We did a reorg and moved Chris into a non-operational role. We accepted that he most likely may have larger ambitions that the scope of that. Sure enough, he decided to resign the next month and started looking for a new job. Two more months later he landed at Applied. I actually helped him with getting the job at Applied. He’s going to do very well there among other 20-year solar-industry veterans and presumably a culture that values that kind of experience more than we ever did.

Our own lab team is styling now. And our pilot line running even better. For our first product, the pilot line matters foremost of course. So none of all of the above really affects our product introduction all that much. But we also want to continue to be a powerhouse of lab innovation in the style that’s proven to work best for us: Mostly driven by smart kids straight out of school who we give all the tools and toys to try crazy new things; plus just a thin dose of managers who know how to earn their respect.

Q). Do you have customers lined up to purchase the product, and if so which companies?

A). We are lined up with the industry’s top system integrators as our partners, and it is clear we are going to be manufacturing capacity limited for about as far out as we can see. There’s presently really only two truly scalable solar markets in the world — Germany and Spain — and we do a lot there. Being a scalable market is today as much about feed-in-tariffs as about the administrative framework; tomorrow, with grid-parity PV systems, it is primarily about the latter.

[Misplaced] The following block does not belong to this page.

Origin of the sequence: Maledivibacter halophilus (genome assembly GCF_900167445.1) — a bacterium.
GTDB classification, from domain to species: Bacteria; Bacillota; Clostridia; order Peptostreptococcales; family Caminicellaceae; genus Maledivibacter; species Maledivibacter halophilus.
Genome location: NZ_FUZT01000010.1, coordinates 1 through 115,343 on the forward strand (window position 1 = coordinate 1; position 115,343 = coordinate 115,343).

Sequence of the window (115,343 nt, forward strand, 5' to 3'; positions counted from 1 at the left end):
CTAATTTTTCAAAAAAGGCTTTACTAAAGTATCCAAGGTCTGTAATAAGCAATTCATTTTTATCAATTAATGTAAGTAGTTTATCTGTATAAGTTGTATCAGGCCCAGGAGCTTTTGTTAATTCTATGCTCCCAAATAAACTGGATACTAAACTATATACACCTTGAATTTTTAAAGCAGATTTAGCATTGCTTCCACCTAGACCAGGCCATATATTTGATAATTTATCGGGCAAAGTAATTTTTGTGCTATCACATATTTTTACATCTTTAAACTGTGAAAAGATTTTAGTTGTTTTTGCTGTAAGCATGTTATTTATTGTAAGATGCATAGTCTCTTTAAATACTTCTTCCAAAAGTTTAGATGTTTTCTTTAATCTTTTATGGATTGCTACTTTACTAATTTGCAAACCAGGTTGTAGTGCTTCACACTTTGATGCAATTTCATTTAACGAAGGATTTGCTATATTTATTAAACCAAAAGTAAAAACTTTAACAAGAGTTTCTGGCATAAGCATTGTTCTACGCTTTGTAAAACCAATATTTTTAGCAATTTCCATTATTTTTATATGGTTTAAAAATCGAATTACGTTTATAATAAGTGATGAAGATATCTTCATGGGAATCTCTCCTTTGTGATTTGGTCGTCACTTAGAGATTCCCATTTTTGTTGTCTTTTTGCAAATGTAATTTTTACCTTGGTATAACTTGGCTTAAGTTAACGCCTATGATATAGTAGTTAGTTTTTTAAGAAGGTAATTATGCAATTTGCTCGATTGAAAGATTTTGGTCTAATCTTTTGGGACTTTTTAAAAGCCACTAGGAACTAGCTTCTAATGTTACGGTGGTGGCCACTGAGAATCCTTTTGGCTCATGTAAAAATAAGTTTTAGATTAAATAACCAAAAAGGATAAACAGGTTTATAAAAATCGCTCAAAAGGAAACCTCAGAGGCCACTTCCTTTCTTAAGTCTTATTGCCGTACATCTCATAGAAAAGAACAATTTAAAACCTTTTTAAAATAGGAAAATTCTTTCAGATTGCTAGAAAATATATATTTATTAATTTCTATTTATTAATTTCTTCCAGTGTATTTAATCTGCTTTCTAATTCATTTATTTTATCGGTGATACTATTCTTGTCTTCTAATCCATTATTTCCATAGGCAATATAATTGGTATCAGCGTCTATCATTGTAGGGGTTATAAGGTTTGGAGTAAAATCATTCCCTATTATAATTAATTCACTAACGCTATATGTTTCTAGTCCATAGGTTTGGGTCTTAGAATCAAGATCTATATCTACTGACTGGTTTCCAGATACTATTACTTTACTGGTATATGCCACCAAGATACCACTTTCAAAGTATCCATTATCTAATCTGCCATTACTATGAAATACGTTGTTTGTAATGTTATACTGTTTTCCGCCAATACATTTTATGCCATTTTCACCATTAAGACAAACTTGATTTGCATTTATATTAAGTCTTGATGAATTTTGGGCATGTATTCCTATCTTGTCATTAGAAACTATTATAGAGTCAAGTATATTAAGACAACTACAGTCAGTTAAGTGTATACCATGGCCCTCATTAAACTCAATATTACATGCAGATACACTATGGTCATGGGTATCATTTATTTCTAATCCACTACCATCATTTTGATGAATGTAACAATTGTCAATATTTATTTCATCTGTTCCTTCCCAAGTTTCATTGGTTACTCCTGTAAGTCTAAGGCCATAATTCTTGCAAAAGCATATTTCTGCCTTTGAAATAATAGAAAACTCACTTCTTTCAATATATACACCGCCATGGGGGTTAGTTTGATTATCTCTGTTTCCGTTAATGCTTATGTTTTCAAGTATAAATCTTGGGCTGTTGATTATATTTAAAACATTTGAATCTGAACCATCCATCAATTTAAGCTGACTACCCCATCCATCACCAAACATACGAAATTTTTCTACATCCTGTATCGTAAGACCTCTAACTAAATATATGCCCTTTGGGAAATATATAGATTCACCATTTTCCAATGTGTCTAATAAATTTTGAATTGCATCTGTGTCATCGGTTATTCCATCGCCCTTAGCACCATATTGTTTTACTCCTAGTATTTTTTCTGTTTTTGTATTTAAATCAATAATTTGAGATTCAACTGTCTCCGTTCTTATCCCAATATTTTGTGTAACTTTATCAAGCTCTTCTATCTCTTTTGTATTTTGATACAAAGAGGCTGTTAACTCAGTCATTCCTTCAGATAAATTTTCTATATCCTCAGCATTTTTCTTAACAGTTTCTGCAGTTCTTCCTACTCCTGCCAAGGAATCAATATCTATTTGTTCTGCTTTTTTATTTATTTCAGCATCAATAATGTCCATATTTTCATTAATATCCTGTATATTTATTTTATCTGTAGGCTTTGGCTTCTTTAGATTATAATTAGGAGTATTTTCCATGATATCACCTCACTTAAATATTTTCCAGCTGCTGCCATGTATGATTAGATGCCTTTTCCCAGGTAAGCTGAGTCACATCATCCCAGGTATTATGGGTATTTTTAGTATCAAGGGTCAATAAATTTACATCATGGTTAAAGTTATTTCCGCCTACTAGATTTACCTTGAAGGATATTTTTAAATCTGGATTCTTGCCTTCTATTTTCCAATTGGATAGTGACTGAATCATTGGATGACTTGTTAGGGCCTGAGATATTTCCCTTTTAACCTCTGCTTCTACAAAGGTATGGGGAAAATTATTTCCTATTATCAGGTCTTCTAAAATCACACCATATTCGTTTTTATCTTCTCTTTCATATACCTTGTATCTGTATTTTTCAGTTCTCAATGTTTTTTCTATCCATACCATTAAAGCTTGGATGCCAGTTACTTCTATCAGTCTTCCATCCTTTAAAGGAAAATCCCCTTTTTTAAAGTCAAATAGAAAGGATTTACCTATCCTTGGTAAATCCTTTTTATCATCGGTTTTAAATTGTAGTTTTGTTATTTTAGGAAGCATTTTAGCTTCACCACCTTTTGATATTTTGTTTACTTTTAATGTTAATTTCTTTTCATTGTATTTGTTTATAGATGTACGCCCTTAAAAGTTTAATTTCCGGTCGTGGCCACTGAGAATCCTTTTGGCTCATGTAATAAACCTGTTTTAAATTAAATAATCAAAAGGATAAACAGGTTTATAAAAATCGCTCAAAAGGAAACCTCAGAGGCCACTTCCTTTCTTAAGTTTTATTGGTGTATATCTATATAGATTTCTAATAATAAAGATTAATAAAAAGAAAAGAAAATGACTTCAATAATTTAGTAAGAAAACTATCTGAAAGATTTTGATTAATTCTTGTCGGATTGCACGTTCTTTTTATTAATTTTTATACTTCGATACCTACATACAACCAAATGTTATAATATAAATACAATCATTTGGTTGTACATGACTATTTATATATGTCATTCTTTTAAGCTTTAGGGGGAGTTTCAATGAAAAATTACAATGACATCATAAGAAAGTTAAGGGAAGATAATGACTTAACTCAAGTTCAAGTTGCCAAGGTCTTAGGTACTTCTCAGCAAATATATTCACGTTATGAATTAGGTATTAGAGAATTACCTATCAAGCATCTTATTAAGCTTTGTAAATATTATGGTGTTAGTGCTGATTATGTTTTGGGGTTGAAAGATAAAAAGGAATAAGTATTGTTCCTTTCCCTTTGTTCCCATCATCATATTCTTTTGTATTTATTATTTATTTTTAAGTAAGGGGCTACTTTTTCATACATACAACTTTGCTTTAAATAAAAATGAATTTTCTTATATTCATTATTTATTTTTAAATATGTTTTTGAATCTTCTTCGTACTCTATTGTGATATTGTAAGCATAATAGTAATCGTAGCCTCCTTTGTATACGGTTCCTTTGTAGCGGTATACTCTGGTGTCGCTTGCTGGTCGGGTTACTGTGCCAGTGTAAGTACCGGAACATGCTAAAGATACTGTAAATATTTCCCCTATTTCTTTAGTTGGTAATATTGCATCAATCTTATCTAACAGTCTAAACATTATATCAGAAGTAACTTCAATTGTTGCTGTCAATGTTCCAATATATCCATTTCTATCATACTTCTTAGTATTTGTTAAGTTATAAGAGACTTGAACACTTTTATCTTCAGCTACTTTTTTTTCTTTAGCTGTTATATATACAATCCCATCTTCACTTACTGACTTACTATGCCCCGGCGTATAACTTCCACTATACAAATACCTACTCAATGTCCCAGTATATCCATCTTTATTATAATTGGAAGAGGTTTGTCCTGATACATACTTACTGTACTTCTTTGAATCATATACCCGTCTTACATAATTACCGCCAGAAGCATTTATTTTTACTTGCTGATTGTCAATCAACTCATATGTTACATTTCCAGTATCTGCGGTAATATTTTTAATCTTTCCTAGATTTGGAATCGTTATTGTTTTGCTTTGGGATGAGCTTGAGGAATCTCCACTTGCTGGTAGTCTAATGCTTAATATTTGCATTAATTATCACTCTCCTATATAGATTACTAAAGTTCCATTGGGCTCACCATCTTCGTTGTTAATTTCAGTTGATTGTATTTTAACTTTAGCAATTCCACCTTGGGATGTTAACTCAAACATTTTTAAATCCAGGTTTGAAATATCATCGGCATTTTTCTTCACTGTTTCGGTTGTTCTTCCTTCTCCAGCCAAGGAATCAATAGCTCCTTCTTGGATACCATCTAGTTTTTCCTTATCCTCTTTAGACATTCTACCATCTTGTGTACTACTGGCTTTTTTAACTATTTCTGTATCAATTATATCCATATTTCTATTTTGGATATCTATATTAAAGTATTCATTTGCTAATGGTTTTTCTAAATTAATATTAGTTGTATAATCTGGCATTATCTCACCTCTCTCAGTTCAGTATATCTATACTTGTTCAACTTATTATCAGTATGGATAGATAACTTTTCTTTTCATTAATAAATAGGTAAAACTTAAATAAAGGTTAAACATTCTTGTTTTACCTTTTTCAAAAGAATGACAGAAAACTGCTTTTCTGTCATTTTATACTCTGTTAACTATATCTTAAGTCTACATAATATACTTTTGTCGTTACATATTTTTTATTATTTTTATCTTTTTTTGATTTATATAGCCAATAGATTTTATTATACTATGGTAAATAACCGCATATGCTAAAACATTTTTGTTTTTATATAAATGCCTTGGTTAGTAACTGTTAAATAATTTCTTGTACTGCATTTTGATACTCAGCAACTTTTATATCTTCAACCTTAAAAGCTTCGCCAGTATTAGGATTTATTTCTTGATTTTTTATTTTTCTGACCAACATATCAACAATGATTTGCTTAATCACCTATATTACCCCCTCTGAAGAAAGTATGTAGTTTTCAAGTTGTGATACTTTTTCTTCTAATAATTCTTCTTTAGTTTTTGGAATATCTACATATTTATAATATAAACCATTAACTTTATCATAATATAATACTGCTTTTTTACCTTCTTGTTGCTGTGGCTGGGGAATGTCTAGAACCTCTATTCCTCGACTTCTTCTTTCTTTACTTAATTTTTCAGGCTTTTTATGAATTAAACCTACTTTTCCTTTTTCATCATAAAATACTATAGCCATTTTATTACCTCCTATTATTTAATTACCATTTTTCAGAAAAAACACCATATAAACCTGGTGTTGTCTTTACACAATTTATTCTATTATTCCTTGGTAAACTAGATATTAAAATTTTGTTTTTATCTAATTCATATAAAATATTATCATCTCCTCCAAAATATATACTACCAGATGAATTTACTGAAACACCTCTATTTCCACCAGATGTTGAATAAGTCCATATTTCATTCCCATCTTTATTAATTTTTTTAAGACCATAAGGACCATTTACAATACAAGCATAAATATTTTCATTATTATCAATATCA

For the United States to also become a truly scalable market, some ingrained bureaucracy stands in the way for that still — everything from 1920s-era conduit-around-cables and grounding requirements to insanely complicated town-by-town permitting processes. It’s hard to believe that California is more bureaucratic than Germany — but it is so in solar power. Fortunately, people are beginning to realize this and so change is possible even if it affects electric code rules designed around 1920s electric technology.


116 Responses to “10 Questions for Nanosolar CEO Martin Roscheisen”

  1. Joseph S Chevalier